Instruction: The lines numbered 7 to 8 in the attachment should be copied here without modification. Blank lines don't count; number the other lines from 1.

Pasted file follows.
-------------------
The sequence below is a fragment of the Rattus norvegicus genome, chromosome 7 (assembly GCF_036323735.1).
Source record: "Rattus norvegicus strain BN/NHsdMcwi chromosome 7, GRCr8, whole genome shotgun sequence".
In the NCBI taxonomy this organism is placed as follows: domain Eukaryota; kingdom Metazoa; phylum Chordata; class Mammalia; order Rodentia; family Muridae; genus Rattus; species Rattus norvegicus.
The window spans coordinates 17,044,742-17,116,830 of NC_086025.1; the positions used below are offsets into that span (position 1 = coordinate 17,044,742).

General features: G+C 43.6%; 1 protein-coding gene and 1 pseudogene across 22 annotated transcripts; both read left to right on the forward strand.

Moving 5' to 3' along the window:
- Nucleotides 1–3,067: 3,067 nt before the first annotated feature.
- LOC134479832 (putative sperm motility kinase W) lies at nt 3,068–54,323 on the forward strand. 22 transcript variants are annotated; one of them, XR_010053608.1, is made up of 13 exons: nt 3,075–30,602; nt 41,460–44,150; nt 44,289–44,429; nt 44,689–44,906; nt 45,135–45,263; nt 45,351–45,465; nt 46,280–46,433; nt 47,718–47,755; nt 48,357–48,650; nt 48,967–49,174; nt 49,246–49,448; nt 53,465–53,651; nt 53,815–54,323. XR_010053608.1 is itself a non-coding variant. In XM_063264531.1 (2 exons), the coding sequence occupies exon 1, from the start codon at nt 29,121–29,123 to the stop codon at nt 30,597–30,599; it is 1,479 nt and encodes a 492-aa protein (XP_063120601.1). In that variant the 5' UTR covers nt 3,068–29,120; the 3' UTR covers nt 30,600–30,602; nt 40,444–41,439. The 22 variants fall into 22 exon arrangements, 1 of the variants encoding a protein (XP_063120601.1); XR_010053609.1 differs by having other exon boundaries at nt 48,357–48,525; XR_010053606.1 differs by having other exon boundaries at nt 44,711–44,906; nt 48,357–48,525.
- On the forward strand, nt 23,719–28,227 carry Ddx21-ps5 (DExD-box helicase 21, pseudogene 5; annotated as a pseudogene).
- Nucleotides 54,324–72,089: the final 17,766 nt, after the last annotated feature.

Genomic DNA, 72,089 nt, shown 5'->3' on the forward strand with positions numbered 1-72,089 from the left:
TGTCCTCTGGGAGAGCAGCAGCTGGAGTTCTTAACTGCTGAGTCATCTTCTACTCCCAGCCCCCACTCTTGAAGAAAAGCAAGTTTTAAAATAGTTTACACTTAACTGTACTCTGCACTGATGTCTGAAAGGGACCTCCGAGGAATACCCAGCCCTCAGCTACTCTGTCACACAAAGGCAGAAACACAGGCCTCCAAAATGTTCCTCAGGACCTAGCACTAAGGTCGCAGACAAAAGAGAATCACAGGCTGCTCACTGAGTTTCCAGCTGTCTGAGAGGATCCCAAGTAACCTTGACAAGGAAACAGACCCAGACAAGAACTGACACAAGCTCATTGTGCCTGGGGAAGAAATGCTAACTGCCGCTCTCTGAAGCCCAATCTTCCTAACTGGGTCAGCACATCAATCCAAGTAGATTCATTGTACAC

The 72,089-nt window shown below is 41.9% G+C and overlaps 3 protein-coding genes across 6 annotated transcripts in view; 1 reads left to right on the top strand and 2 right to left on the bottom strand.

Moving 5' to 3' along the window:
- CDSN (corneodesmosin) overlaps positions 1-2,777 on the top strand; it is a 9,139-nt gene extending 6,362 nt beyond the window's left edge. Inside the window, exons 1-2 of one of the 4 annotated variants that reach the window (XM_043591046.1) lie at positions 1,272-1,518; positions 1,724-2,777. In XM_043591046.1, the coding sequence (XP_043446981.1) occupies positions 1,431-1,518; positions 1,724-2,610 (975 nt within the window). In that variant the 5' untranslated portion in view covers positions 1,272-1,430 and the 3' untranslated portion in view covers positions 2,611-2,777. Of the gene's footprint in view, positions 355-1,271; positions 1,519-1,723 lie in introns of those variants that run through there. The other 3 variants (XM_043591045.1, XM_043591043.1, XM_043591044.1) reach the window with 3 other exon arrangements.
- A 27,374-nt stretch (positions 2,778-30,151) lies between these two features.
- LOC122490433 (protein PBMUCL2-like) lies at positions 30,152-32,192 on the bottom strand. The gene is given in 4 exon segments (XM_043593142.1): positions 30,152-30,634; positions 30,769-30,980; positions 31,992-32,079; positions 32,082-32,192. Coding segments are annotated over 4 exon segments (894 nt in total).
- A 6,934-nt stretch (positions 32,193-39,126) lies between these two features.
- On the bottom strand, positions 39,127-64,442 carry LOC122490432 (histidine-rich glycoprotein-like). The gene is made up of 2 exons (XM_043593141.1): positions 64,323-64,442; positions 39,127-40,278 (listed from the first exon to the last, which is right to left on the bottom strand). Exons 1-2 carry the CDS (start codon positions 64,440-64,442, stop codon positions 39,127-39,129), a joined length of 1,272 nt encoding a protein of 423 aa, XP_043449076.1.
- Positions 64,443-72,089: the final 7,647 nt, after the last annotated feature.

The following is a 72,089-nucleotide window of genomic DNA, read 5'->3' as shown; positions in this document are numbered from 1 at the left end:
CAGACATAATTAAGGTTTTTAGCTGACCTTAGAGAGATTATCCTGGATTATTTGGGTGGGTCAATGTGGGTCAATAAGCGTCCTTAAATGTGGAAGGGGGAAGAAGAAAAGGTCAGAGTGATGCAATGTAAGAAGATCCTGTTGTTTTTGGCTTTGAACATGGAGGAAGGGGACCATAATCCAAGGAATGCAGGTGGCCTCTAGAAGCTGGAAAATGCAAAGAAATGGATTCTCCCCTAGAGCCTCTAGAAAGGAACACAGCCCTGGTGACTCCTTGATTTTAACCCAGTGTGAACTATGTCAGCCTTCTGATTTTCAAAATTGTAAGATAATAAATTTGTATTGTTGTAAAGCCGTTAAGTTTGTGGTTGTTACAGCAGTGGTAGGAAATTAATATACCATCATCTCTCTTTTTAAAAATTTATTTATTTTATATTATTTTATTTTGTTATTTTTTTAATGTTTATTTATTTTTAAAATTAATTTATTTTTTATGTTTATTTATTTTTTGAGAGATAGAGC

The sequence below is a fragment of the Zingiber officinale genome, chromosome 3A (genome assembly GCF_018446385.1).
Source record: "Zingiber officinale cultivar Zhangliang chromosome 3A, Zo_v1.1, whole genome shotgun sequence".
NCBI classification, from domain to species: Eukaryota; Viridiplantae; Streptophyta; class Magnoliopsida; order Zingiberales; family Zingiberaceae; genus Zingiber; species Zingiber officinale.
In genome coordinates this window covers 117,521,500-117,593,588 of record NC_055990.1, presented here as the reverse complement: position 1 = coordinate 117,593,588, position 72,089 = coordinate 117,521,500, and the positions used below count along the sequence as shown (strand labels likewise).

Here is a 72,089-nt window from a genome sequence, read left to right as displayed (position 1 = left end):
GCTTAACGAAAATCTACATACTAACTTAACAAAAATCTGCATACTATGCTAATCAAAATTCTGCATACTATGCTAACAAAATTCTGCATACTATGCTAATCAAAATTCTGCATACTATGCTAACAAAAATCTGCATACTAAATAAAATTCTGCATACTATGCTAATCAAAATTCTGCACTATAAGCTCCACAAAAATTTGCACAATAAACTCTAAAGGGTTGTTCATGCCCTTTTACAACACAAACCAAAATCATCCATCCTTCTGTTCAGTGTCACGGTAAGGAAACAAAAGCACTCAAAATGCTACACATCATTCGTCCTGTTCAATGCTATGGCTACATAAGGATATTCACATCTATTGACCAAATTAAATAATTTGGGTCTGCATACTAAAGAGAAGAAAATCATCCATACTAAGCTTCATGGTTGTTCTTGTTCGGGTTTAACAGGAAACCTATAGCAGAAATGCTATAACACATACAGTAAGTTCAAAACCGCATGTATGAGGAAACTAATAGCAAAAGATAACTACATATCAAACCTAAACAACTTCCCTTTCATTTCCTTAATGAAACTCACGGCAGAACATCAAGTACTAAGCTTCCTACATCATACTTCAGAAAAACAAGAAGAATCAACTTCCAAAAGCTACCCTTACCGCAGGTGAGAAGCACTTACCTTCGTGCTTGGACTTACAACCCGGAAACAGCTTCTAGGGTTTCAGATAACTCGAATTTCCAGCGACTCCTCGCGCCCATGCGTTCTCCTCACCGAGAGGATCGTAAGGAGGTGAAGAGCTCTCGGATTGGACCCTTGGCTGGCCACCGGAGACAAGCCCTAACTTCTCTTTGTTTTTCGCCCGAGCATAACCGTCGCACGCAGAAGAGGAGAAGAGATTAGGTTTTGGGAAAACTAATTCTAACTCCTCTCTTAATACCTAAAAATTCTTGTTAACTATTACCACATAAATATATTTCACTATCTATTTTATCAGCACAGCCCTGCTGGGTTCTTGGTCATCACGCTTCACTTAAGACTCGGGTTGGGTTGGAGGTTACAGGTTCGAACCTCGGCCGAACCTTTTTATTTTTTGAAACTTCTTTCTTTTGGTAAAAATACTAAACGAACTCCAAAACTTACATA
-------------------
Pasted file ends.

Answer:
- Nucleotides 1–3,067: 3,067 nt before the first annotated feature.
- LOC134479832 (putative sperm motility kinase W) lies at nt 3,068–54,323 on the forward strand. 22 transcript variants are annotated; one of them, XR_010053608.1, is made up of 13 exons: nt 3,075–30,602; nt 41,460–44,150; nt 44,289–44,429; nt 44,689–44,906; nt 45,135–45,263; nt 45,351–45,465; nt 46,280–46,433; nt 47,718–47,755; nt 48,357–48,650; nt 48,967–49,174; nt 49,246–49,448; nt 53,465–53,651; nt 53,815–54,323. XR_010053608.1 is itself a non-coding variant. In XM_063264531.1 (2 exons), the coding sequence occupies exon 1, from the start codon at nt 29,121–29,123 to the stop codon at nt 30,597–30,599; it is 1,479 nt and encodes a 492-aa protein (XP_063120601.1). In that variant the 5' UTR covers nt 3,068–29,120; the 3' UTR covers nt 30,600–30,602; nt 40,444–41,439. The 22 variants fall into 22 exon arrangements, 1 of the variants encoding a protein (XP_063120601.1); XR_010053609.1 differs by having other exon boundaries at nt 48,357–48,525; XR_010053606.1 differs by having other exon boundaries at nt 44,711–44,906; nt 48,357–48,525.